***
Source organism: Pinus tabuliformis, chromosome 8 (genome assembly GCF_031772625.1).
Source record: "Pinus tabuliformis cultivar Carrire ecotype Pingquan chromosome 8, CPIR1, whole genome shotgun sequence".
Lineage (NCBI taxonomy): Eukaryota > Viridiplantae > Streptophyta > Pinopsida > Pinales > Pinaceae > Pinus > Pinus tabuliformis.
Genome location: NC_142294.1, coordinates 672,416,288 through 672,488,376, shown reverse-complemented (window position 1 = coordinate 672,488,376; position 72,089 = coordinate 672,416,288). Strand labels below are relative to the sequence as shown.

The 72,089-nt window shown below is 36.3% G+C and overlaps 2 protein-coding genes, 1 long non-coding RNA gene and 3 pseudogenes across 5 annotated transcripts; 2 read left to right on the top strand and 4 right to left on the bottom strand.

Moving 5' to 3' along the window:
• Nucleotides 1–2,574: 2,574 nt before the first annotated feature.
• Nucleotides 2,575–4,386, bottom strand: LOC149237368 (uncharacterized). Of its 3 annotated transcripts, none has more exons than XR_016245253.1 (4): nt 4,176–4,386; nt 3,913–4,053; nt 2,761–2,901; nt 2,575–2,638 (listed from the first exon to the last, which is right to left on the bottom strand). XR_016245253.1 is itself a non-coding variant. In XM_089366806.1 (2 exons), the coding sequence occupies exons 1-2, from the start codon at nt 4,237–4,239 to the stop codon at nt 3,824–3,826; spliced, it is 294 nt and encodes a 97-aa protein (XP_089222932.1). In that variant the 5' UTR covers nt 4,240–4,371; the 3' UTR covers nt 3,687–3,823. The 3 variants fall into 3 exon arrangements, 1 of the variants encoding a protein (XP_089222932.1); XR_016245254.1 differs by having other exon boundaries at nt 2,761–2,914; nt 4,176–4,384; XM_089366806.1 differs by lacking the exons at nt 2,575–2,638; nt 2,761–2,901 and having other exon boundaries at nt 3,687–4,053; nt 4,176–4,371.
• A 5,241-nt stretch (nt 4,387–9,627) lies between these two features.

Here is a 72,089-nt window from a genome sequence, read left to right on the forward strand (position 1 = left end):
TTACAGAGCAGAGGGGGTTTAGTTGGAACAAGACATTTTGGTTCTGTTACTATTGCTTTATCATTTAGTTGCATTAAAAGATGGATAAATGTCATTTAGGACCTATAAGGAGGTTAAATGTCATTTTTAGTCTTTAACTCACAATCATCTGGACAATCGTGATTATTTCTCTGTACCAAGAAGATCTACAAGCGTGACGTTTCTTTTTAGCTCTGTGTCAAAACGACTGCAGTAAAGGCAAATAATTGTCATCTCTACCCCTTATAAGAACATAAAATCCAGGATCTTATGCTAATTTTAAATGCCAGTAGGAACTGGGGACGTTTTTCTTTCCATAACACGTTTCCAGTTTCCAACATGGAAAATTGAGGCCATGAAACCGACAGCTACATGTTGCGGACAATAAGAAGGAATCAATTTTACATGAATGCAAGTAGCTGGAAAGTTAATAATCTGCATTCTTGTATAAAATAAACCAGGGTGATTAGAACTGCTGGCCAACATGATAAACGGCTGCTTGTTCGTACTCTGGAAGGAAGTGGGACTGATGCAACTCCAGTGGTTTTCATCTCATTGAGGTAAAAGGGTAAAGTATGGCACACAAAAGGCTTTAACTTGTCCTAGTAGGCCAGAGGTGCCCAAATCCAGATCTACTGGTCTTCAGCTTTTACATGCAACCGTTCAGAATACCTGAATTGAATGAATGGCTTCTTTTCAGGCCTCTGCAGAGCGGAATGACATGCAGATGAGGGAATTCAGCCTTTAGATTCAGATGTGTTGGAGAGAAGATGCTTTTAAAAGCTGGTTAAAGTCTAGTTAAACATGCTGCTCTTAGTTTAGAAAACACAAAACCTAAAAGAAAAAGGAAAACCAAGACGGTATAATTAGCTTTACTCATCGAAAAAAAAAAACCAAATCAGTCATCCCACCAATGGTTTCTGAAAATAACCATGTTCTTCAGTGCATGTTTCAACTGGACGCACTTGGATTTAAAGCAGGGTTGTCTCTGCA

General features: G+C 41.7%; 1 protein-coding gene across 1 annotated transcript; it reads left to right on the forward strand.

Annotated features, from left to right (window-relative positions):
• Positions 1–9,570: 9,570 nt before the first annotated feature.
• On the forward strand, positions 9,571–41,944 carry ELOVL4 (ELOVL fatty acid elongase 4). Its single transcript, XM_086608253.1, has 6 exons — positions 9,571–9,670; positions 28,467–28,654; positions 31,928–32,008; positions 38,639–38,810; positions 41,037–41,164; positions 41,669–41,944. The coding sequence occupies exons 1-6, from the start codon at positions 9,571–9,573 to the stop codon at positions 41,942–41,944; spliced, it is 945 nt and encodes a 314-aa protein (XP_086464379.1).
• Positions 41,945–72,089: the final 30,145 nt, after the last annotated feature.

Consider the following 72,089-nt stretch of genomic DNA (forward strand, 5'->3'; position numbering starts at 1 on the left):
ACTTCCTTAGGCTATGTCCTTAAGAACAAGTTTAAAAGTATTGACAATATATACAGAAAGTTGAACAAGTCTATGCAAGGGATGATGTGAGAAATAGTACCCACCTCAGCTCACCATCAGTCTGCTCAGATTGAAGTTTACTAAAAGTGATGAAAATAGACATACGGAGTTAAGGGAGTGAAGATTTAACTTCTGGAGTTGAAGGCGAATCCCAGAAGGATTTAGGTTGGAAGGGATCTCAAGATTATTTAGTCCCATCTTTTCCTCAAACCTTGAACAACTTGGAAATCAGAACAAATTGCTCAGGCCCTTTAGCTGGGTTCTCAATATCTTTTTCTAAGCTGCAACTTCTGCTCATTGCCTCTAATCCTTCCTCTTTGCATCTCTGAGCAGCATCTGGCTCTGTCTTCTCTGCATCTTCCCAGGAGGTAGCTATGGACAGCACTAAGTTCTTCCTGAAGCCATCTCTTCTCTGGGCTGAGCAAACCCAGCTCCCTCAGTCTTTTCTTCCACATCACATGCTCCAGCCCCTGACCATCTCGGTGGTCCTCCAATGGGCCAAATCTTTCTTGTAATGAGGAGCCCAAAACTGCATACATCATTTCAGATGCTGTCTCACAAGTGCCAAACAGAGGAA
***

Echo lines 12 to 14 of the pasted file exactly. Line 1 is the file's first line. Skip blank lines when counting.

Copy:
General features: G+C 41.7%; 1 protein-coding gene across 1 annotated transcript; it reads left to right on the forward strand.

Annotated features, from left to right (window-relative positions):
• Positions 1–9,570: 9,570 nt before the first annotated feature.